WO1996023219A1 - Reagent segment - Google Patents

Reagent segment Download PDF

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Publication number
WO1996023219A1
WO1996023219A1 PCT/US1996/000685 US9600685W WO9623219A1 WO 1996023219 A1 WO1996023219 A1 WO 1996023219A1 US 9600685 W US9600685 W US 9600685W WO 9623219 A1 WO9623219 A1 WO 9623219A1
Authority
WO
WIPO (PCT)
Prior art keywords
trough
segment
reagent
drainage zone
body
Prior art date
Application number
PCT/US1996/000685
Other languages
French (fr)
Inventor
Steven P. Katzmann
Ronald C. Glenday
Original Assignee
Beckman Instruments, Inc.
Priority date (The priority date is an assumption and is not a legal conclusion. Google has not performed a legal analysis and makes no representation as to the accuracy of the date listed.)
Filing date
Publication date
Priority to US08/376,574 priority Critical
Priority to US08/376,574 priority patent/US5750074A/en
Application filed by Beckman Instruments, Inc. filed Critical Beckman Instruments, Inc.
Priority claimed from AU47022/96A external-priority patent/AU686928C/en
Publication of WO1996023219A1 publication Critical patent/WO1996023219A1/en

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Classifications

    • BPERFORMING OPERATIONS; TRANSPORTING
    • B01PHYSICAL OR CHEMICAL PROCESSES OR APPARATUS IN GENERAL
    • B01LCHEMICAL OR PHYSICAL LABORATORY APPARATUS FOR GENERAL USE
    • B01L3/00Containers or dishes for laboratory use, e.g. laboratory glassware; Droppers
    • B01L3/50Containers for the purpose of retaining a material to be analysed, e.g. test tubes
    • B01L3/508Containers for the purpose of retaining a material to be analysed, e.g. test tubes rigid containers not provided for above
    • GPHYSICS
    • G01MEASURING; TESTING
    • G01NINVESTIGATING OR ANALYSING MATERIALS BY DETERMINING THEIR CHEMICAL OR PHYSICAL PROPERTIES
    • G01N27/00Investigating or analysing materials by the use of electric, electro-chemical, or magnetic means
    • G01N27/26Investigating or analysing materials by the use of electric, electro-chemical, or magnetic means by investigating electrochemical variables; by using electrolysis or electrophoresis
    • G01N27/416Systems
    • G01N27/447Systems using electrophoresis
    • G01N27/44704Details; Accessories
    • GPHYSICS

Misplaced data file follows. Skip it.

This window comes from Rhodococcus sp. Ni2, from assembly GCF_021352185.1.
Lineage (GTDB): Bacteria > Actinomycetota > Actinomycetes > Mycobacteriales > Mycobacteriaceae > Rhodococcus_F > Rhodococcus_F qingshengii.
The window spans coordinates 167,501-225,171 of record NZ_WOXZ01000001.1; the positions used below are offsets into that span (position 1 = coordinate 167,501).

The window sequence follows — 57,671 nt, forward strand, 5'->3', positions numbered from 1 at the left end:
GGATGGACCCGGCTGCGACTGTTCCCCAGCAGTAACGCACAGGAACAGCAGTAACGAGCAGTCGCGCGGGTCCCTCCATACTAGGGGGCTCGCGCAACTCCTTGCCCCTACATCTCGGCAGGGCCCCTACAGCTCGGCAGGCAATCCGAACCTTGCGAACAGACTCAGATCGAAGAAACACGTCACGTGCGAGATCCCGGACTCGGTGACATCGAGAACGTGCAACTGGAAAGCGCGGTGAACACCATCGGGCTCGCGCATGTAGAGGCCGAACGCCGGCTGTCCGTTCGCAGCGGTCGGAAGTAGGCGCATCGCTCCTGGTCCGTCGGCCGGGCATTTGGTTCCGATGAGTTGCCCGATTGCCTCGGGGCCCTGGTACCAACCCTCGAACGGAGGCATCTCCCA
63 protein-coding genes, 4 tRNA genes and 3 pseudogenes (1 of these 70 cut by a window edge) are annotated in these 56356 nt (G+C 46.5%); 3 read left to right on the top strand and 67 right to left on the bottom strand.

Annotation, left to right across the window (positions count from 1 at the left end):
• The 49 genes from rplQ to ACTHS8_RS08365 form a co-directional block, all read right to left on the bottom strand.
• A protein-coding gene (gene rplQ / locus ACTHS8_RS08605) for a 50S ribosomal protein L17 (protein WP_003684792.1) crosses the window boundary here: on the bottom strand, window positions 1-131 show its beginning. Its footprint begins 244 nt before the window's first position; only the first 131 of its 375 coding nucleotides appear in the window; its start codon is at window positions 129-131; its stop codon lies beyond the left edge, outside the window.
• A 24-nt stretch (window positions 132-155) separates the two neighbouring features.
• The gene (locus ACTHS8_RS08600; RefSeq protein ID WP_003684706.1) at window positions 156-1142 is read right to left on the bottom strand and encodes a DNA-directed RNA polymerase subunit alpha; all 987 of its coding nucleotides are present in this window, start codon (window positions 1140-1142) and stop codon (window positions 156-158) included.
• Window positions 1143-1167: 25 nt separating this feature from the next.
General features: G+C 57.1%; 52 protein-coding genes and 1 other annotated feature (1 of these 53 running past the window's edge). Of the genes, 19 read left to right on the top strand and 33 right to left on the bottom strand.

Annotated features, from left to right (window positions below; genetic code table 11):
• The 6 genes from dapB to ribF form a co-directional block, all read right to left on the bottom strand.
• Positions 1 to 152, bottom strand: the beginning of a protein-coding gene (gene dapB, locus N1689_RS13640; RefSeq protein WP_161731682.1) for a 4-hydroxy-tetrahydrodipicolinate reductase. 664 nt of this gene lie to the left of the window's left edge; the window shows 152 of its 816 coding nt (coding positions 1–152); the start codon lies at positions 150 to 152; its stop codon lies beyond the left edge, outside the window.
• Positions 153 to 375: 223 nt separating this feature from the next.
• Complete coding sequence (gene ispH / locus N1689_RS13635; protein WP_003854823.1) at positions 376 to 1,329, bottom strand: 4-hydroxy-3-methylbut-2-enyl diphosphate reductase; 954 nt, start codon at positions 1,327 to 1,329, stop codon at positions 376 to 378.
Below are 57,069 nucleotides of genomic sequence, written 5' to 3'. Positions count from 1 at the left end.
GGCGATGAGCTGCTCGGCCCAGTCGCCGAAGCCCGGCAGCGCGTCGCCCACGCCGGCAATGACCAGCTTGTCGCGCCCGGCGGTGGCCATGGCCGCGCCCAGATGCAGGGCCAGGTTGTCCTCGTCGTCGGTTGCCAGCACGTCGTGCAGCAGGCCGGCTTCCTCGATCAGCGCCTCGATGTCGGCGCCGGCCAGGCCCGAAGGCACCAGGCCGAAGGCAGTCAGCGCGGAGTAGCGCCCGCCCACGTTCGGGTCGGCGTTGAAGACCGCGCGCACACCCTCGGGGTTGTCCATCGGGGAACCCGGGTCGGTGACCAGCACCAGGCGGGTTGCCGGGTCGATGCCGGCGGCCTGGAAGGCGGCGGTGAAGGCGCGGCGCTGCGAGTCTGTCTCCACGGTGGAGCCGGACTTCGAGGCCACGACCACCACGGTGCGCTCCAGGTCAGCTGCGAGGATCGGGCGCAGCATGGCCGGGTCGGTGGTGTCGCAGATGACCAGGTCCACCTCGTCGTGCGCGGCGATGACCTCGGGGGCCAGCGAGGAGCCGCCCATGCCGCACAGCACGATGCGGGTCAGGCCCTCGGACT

• G01MEASURING; TESTING
    • G01NINVESTIGATING OR ANALYSING MATERIALS BY DETERMINING THEIR CHEMICAL OR PHYSICAL PROPERTIES
    • G01N27/00Investigating or analysing materials by the use of electric, electro-chemical, or magnetic means
    • G01N27/26Investigating or analysing materials by the use of electric, electro-chemical, or magnetic means by investigating electrochemical variables; by using electrolysis or electrophoresis
    • G01N27/416Systems
    • G01N27/447Systems using electrophoresis
    • G01N27/44756Apparatus specially adapted therefor
    • G01N27/44782Apparatus specially adapted therefor of a plurality of samples
    • GPHYSICS
    • G01MEASURING; TESTING
    • G01NINVESTIGATING OR ANALYSING MATERIALS BY DETERMINING THEIR CHEMICAL OR PHYSICAL PROPERTIES
    • G01N35/00Automatic analysis not limited to methods or materials provided for in any single one of groups G01N1/00 - G01N33/00; Handling materials therefor
    • G01N35/10Devices for transferring samples or any liquids to, in, or from, the analysis apparatus, e.g. suction devices, injection devices
    • G01N35/1002Reagent dispensers
    • BPERFORMING OPERATIONS; TRANSPORTING
    • B01PHYSICAL OR CHEMICAL PROCESSES OR APPARATUS IN GENERAL
    • B01LCHEMICAL OR PHYSICAL LABORATORY APPARATUS FOR GENERAL USE
    • B01L2200/00Solutions for specific problems relating to chemical or physical laboratory apparatus
    • B01L2200/16Reagents, handling or storing thereof
    • YGENERAL TAGGING OF NEW TECHNOLOGICAL DEVELOPMENTS; GENERAL TAGGING OF CROSS-SECTIONAL TECHNOLOGIES SPANNING OVER SEVERAL SECTIONS OF THE IPC; TECHNICAL SUBJECTS COVERED BY FORMER USPC CROSS-REFERENCE ART COLLECTIONS [XRACs] AND DIGESTS
    • Y10TECHNICAL SUBJECTS COVERED BY FORMER USPC
    • Y10TTECHNICAL SUBJECTS COVERED BY FORMER US CLASSIFICATION
    • Y10T436/00Chemistry: analytical and immunological testing
    • Y10T436/11Automated chemical analysis

Abstract